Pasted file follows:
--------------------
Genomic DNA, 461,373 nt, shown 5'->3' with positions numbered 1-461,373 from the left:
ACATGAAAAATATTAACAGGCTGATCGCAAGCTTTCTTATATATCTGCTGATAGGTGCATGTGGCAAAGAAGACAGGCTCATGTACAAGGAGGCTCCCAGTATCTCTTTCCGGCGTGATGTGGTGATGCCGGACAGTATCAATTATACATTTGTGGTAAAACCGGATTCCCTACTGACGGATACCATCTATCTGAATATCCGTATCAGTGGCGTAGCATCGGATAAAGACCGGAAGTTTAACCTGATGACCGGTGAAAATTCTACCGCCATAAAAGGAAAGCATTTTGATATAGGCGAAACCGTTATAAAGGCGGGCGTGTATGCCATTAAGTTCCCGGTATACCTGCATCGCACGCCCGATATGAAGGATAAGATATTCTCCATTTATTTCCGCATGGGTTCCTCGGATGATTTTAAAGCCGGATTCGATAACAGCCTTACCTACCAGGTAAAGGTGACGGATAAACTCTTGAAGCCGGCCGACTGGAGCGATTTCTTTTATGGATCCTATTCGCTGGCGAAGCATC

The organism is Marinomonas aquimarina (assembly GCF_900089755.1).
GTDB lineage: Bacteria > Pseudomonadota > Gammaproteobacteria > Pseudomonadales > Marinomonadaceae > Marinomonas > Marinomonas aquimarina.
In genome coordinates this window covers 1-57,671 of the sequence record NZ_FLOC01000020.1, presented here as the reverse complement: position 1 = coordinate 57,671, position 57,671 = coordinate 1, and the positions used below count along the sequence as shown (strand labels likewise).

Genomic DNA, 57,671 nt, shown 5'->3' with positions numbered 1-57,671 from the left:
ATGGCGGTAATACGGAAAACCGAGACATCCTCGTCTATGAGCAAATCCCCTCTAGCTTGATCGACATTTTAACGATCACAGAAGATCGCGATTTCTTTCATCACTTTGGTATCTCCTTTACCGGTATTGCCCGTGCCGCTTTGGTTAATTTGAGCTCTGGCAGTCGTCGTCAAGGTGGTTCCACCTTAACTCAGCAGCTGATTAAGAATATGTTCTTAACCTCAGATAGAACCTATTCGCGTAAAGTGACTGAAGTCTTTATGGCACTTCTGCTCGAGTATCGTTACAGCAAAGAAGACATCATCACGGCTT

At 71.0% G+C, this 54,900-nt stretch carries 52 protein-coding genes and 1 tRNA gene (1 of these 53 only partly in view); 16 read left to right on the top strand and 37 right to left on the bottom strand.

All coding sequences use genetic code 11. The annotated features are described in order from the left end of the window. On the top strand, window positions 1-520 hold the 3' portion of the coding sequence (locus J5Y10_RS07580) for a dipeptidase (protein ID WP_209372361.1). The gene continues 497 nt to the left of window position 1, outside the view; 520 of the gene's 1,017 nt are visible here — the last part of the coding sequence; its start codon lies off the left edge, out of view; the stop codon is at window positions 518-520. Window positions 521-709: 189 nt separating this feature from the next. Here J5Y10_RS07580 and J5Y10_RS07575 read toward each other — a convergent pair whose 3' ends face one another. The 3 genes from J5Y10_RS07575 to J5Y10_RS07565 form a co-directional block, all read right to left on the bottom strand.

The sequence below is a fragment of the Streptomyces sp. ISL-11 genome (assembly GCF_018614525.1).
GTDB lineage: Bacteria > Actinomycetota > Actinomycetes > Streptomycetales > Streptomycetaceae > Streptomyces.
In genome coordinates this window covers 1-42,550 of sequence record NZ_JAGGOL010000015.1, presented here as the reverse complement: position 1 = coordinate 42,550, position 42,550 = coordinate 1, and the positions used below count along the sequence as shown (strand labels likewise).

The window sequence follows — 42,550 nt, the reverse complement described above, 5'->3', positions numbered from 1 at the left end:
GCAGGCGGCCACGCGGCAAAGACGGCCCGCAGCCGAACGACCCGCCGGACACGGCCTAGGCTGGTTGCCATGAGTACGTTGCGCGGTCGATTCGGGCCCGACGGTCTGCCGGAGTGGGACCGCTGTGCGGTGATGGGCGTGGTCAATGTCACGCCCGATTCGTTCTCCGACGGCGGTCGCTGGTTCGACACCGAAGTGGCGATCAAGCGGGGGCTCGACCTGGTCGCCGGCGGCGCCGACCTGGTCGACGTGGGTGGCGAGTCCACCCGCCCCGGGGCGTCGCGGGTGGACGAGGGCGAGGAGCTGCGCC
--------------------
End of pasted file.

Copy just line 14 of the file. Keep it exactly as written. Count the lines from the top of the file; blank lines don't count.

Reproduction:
GCAGGCGGCCACGCGGCAAAGACGGCCCGCAGCCGAACGACCCGCCGGACACGGCCTAGGCTGGTTGCCATGAGTACGTTGCGCGGTCGATTCGGGCCCGACGGTCTGCCGGAGTGGGACCGCTGTGCGGTGATGGGCGTGGTCAATGTCACGCCCGATTCGTTCTCCGACGGCGGTCGCTGGTTCGACACCGAAGTGGCGATCAAGCGGGGGCTCGACCTGGTCGCCGGCGGCGCCGACCTGGTCGACGTGGGTGGCGAGTCCACCCGCCCCGGGGCGTCGCGGGTGGACGAGGGCGAGGAGCTGCGCC